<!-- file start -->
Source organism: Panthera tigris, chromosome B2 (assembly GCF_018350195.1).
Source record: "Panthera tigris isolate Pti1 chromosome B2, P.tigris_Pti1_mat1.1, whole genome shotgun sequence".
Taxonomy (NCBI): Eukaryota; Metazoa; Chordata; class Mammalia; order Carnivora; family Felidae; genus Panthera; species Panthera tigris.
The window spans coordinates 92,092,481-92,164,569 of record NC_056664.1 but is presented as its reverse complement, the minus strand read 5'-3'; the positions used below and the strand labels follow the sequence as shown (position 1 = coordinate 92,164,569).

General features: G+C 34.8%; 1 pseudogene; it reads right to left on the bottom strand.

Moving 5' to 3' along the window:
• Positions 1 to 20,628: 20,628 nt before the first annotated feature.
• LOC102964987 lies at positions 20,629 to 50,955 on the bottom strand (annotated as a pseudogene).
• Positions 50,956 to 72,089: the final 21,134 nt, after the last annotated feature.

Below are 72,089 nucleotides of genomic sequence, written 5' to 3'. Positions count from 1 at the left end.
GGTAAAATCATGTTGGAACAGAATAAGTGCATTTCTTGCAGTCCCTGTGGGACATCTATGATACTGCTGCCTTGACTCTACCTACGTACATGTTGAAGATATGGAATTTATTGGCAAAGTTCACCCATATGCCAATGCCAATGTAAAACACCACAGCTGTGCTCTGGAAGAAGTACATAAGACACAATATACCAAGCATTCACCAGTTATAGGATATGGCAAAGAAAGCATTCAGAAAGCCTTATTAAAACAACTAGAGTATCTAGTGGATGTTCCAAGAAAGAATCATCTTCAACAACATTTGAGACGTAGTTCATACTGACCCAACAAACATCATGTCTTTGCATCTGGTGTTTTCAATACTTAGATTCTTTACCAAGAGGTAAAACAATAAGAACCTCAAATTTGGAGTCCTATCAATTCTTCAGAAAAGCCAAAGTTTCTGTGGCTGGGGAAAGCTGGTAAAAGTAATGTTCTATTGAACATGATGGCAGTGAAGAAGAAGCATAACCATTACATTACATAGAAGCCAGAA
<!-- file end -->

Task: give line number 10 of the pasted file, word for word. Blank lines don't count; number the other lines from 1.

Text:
Below are 72,089 nucleotides of genomic sequence, written 5' to 3'. Positions count from 1 at the left end.